Creating a Shooting Projectile

Creating a Shooting Projectile

Justin Horner's photo
Justin Horner
·Apr 1, 2022·

Alright, I know you've all been waiting to add shooting projectiles to the game. Well, the wait is over because that's what we're going to do in this article. We've got a lot to cover to get a simple projectile to shoot from the player to the top of the screen, so let's get started.

Creating The Projectile

For the prototype, let's use a simple 3D capsule to represent the Projectile.

As we did for the player cube, right-click in the hierarchy, and go to 3D Object -> Capsule. Rename the GameObject to Projectile and change the scale to 0.2 for X, Y and Z. Move the player cube down and out of the way, then center the capsule.

I'm going to give this capsule a blue color by creating a material in the Materials folder, and naming it "Projectile_mat". I'll give the new material an albedo color of #67F3F3 and set it on the Mesh Renderer of the Projectile.

screenshot-capsule-projectile-scene.png

Prefabs

To instantiate new projectiles at runtime, we need to make a Prefab from our Projectile GameObject. Create a new Prefabs folder, then drag-and-drop the Projectile GameObject into the folder to create a Prefab. Prefabs are indicated by a blue cube in the project and hierarchy windows.

screenshot-player-attack-prefab.png

Instantiating Projectiles

As the Player, we need to know:

  • What GameObject we should instantiate
  • Under what condition we should instantiate it
  • Where it should be positioned upon instantiation

Let's tackle these one at a time.

Firstly, we need to make the Player script aware of the existence of a projectile prefab. To do this, I'll create a private GameObject variable that will hold a reference to the prefab. I'll add a SerializeField attribute so we can assign it from the inspector.

[SerializeField] private GameObject projectilePrefab;

Now back in Unity, wait for the compilation to complete, and then click the target button beside the "Projectile Prefab" field in the inspector and select our Projectile Prefab. Now that the reference has been made, the Player script will have a value set for this field at runtime. You could optionally add a conditional in the Player Start method to check for null, but I won't be bothered to do that everywhere for our prototype.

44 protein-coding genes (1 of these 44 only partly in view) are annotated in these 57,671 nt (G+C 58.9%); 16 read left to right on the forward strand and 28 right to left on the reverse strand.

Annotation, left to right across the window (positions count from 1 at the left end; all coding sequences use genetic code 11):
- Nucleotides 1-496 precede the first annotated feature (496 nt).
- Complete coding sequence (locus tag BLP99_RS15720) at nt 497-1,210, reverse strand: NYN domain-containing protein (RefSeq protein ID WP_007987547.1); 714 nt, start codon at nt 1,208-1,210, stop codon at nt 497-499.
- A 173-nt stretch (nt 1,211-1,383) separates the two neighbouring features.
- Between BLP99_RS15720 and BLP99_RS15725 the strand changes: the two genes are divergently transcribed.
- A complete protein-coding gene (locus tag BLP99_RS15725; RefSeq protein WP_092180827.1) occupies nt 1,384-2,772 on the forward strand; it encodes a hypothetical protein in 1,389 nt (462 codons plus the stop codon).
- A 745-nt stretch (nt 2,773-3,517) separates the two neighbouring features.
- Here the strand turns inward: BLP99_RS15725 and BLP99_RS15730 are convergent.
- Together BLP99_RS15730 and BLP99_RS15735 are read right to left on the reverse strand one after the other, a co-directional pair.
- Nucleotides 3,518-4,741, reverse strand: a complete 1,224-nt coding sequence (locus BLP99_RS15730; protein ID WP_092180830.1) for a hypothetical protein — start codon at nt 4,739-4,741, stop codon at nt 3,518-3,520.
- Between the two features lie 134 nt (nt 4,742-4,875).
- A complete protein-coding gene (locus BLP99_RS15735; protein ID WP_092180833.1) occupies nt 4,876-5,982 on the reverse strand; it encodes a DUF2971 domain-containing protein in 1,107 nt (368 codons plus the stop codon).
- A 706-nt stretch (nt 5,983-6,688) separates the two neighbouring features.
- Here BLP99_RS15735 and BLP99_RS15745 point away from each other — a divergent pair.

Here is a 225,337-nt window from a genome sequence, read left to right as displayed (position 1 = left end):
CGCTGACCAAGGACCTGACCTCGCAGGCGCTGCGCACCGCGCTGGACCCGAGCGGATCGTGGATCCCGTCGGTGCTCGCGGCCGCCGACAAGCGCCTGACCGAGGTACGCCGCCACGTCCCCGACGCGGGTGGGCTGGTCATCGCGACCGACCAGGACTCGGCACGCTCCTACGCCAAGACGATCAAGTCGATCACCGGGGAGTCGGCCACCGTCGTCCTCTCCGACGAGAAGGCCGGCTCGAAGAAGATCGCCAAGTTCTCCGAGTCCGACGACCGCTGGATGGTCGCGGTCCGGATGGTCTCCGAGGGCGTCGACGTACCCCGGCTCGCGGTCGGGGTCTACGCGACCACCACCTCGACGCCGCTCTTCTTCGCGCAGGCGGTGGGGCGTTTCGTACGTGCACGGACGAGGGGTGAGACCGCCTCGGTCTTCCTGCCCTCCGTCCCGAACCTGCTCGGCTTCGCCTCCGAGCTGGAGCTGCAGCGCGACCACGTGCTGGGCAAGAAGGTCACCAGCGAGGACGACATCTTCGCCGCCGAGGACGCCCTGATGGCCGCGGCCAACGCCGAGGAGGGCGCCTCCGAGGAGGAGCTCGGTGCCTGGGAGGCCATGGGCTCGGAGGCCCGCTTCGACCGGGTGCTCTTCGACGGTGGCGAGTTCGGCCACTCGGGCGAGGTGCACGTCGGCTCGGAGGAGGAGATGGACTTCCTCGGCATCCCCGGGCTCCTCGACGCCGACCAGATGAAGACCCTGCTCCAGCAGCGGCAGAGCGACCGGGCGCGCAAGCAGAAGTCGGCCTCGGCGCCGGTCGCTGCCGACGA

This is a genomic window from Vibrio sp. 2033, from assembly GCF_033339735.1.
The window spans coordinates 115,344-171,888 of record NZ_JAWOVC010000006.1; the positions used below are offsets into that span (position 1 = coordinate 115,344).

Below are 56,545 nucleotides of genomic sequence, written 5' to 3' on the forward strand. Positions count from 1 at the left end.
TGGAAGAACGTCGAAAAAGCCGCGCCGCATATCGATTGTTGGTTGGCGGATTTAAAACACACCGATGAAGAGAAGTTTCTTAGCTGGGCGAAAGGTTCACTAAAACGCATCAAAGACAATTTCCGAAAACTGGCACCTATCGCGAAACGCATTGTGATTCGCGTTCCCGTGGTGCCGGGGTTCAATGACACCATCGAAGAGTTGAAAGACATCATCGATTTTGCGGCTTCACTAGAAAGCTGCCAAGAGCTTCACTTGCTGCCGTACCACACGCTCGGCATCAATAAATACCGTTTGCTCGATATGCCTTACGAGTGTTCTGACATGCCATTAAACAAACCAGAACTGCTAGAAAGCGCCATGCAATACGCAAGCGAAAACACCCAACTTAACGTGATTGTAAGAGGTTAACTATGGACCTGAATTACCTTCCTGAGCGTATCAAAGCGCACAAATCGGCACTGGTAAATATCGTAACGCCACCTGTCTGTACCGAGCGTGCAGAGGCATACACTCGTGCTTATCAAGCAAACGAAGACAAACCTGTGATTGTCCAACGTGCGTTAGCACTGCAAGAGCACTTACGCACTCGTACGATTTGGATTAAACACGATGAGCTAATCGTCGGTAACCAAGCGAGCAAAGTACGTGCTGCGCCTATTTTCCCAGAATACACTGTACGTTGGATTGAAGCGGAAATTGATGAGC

Back in the Player script, I'm going to add a conditional statement for the Input.GetKeyDown method and provide KeyCode.Space as an argument to see if the space key is down during the current frame.

void Update()
{
    RespondToMovement();

    if (Input.GetKeyDown(KeyCode.Space))
    {
        //TODO: Instantiate projectile
    }
}

Here's where we will invoke the Instantiate method to create a new prefab instance. We'll provide the following arguments:

void Update()
{
    RespondToMovement();

    if (Input.GetKeyDown(KeyCode.Space))
    {
        Instantiate(projectilePrefab, transform.position, Quaternion.identity);
    }
}

Let's head back to Unity and test it out!

gif-player-attack-static-projectiles.gif

Technically, everything is working, which is excellent! However, our projectiles don't move once they've been instantiated.

Adding Movement

Let's add behavior to the Projectile prefab. I'll create a new Projectile script in our Scripts folder and add a speed field with the SerializeAttribute and initialize it to 8.0f.

Next, I'll add the following code so that the Projectile translates upward when they are instantiated.

void Update()
{